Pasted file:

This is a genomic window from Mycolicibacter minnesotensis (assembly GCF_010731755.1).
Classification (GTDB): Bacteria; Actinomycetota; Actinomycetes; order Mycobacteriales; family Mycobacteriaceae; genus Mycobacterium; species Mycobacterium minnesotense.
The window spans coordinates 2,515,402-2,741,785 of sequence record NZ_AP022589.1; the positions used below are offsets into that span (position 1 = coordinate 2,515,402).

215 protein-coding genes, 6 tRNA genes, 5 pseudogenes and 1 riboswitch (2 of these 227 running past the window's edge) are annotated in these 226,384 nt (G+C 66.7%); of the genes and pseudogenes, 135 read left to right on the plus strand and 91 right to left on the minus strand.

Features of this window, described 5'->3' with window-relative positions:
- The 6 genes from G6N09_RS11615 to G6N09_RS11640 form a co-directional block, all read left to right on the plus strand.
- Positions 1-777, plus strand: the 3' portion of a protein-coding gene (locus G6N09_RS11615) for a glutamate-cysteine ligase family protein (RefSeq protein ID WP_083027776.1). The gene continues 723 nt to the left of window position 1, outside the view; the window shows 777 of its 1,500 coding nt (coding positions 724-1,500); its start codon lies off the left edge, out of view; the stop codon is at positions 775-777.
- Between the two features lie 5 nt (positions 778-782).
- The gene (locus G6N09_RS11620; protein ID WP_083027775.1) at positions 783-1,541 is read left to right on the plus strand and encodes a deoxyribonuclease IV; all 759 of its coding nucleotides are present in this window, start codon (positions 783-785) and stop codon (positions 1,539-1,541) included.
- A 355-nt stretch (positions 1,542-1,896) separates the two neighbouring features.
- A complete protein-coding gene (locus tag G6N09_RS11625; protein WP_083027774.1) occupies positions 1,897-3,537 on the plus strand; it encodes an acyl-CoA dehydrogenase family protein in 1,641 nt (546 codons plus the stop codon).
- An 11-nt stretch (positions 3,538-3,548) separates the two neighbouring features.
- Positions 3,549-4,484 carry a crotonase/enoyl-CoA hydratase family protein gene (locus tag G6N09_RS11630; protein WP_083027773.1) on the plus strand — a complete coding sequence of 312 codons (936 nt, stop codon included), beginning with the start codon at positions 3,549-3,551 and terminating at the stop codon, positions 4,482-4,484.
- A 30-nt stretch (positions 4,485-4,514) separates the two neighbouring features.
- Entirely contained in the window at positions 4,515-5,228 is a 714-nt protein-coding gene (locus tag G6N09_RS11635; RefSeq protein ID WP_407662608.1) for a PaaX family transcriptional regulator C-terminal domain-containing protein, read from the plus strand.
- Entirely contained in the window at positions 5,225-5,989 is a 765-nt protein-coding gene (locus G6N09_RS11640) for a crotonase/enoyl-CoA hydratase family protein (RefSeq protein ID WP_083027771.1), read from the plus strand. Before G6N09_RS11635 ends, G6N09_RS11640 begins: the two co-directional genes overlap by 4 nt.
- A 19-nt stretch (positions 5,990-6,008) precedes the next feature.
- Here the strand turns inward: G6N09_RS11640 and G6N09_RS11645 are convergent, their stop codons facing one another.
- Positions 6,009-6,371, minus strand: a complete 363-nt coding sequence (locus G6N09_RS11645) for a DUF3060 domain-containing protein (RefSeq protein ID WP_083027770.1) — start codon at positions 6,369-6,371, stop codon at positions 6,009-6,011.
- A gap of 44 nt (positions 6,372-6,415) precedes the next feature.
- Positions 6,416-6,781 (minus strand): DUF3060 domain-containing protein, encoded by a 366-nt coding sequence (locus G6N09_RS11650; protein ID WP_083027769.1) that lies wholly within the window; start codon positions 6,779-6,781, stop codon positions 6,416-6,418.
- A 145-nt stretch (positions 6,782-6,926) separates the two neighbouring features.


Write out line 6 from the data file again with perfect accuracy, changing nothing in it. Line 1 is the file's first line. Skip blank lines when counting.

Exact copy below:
- The 6 genes from G6N09_RS11615 to G6N09_RS11640 form a co-directional block, all read left to right on the plus strand.